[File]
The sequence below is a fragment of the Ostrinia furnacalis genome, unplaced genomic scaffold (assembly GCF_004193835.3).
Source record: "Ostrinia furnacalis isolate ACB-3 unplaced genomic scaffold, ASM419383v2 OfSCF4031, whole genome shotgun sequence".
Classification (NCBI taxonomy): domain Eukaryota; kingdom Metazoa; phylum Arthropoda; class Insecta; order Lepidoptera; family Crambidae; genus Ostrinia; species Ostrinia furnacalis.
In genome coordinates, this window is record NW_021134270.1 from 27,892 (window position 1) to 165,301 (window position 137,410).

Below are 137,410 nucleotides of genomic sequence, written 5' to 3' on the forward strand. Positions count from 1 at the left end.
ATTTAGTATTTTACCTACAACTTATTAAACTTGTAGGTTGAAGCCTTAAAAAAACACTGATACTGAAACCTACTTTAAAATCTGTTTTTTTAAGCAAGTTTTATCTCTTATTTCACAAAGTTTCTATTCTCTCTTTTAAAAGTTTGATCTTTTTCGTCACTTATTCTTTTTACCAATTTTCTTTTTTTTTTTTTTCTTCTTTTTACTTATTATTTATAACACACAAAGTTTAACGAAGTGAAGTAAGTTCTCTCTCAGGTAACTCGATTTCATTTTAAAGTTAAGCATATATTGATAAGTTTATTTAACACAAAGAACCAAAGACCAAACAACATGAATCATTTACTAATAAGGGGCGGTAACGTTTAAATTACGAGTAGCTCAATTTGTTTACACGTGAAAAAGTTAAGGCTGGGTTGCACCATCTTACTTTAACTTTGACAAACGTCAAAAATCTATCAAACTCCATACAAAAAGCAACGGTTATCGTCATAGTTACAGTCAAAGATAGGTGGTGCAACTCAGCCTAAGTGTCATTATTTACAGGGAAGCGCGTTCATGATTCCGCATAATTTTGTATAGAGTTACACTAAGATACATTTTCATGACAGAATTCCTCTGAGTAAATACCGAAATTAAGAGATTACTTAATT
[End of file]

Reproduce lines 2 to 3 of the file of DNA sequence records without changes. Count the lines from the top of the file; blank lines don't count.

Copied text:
Source record: "Ostrinia furnacalis isolate ACB-3 unplaced genomic scaffold, ASM419383v2 OfSCF4031, whole genome shotgun sequence".
Classification (NCBI taxonomy): domain Eukaryota; kingdom Metazoa; phylum Arthropoda; class Insecta; order Lepidoptera; family Crambidae; genus Ostrinia; species Ostrinia furnacalis.